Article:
1. In the synagogue, Jesus would read Scripture from a scroll and then preach on the text He read. In Romans 10:17, Paul says that “faith comes from hearing, and hearing through the word of Christ.” What was the primary means of teaching in Jesus’ time? Were Bibles available to the people? Would many people have been able to read Hebrew? What does this tell us about the importance of preaching in Jesus’ ministry and in the New Testament?
2. In Luke 4:24, Jesus literally says, “Amen, I say to you, no prophet is acceptable in his hometown” (author’s translation). What does the word amen mean? Why is it attached to prayers?
3. Describe the experience of spending time with people who remember what you were like when you were growing up. How does familiarity with a person’s background color your image of him or her? What would the people of Nazareth recall about Jesus’ childhood? How could this give insight into Jesus’ statement, “No prophet is acceptable in his hometown” (Luke 4:24)?
4a. What phrases in Luke 4:18–19 indicate that Jesus will be a teacher and work miracles? Read Luke 4:31–37. How does this account in Capernaum revisit the two primary themes from His previous sermon?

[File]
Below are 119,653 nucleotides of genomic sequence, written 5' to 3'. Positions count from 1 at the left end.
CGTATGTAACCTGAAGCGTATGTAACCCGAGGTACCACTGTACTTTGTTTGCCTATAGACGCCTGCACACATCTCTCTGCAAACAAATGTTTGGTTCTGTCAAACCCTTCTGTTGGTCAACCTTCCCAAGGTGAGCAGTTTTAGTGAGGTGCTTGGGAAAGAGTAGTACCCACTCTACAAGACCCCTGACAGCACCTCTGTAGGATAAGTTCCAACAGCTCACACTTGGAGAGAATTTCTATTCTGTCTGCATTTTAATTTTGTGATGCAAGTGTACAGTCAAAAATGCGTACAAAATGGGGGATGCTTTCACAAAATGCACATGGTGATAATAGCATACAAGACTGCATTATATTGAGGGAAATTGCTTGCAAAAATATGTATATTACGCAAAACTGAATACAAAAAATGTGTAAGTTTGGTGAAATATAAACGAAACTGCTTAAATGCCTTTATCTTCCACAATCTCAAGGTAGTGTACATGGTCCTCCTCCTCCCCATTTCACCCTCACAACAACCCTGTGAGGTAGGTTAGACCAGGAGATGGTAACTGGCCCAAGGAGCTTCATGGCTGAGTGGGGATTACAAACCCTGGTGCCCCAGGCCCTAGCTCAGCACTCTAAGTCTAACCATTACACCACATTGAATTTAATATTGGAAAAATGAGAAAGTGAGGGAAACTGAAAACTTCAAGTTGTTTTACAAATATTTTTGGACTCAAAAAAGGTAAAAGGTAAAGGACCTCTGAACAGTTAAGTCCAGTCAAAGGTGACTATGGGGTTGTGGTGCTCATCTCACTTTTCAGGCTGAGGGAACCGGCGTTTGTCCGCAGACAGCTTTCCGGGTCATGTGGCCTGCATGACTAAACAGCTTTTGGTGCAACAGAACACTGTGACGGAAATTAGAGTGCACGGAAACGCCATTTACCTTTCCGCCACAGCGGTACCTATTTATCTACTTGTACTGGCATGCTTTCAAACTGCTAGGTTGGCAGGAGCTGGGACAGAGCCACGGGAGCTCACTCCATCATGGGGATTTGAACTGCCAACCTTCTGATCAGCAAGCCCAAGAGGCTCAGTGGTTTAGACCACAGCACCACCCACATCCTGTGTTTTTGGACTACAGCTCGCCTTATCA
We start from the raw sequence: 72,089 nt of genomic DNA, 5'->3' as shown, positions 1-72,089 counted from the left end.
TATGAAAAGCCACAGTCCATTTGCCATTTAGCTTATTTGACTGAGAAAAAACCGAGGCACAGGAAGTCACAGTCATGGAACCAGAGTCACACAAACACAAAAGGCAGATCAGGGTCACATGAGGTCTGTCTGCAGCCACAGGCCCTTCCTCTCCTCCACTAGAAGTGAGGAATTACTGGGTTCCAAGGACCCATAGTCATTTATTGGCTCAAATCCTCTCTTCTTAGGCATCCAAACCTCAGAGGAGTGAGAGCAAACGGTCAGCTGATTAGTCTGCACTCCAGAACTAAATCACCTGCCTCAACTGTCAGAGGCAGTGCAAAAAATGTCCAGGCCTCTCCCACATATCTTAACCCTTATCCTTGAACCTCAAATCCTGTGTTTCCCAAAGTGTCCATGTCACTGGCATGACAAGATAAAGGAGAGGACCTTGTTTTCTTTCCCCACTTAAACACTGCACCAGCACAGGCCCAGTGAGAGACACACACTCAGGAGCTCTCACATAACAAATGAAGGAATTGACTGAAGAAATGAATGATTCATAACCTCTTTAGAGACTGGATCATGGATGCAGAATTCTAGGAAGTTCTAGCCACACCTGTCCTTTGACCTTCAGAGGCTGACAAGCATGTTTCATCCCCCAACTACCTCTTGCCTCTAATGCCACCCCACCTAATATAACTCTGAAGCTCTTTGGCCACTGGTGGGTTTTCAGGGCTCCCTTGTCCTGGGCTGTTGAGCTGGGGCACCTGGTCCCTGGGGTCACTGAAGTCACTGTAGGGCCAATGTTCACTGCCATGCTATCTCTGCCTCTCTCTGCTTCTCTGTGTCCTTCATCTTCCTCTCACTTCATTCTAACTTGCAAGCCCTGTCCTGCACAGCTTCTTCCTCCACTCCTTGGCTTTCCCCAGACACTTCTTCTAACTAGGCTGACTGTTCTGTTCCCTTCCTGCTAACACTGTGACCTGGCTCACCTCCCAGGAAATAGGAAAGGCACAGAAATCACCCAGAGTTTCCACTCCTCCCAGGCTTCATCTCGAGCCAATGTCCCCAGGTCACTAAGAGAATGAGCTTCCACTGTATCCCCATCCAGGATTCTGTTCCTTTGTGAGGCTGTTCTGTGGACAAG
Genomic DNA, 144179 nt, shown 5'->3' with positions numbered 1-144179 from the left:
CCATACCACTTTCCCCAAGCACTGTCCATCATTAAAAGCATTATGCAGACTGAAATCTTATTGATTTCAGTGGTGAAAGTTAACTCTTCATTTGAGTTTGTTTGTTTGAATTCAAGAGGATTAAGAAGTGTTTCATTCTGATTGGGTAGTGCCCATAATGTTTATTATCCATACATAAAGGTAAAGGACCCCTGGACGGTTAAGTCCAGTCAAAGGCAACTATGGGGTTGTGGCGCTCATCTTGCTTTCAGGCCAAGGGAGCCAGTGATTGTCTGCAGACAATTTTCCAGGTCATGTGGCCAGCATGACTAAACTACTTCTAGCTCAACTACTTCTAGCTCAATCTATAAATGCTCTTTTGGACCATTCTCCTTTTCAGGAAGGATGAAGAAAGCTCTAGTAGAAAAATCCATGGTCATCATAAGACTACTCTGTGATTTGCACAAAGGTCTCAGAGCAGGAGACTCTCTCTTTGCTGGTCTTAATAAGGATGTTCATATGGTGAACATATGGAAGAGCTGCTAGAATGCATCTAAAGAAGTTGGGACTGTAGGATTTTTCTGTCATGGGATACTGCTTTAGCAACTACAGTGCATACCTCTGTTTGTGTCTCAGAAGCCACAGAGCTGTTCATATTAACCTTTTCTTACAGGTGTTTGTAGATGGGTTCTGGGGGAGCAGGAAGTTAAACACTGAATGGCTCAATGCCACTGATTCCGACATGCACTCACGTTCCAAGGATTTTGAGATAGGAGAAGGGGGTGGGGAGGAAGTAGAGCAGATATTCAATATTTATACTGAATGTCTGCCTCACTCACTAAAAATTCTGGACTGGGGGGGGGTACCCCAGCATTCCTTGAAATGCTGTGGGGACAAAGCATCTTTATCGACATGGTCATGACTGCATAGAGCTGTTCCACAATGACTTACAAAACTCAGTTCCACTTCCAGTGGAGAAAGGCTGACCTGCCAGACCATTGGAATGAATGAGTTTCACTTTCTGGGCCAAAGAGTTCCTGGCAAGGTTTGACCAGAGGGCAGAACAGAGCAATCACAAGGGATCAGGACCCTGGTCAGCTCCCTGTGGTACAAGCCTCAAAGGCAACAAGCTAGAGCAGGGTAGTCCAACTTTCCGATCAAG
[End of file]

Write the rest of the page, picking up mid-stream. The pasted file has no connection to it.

4b. According to Luke 4:23, Jesus anticipated that the people of Nazareth would expect Him to perform signs and wonders such as He had done in Capernaum. “Physician, heal yourself” might be a reference to the idea that one should not forget to help his own family and friends while he assists complete strangers. Yet as a prophet, Jesus would fare no better than the prophets of Israel, such as Elijah and Elisha, who were often rejected by the people. There-fore, God sent Elijah to the Gentile (non-Israelite) widow in Zarapheth, and Elisha was given the task of cleansing the pagan Naaman. How does the account in Luke 4:28–29 suggest what will eventually happen to the prophet Jesus? Read Luke 13:31–34.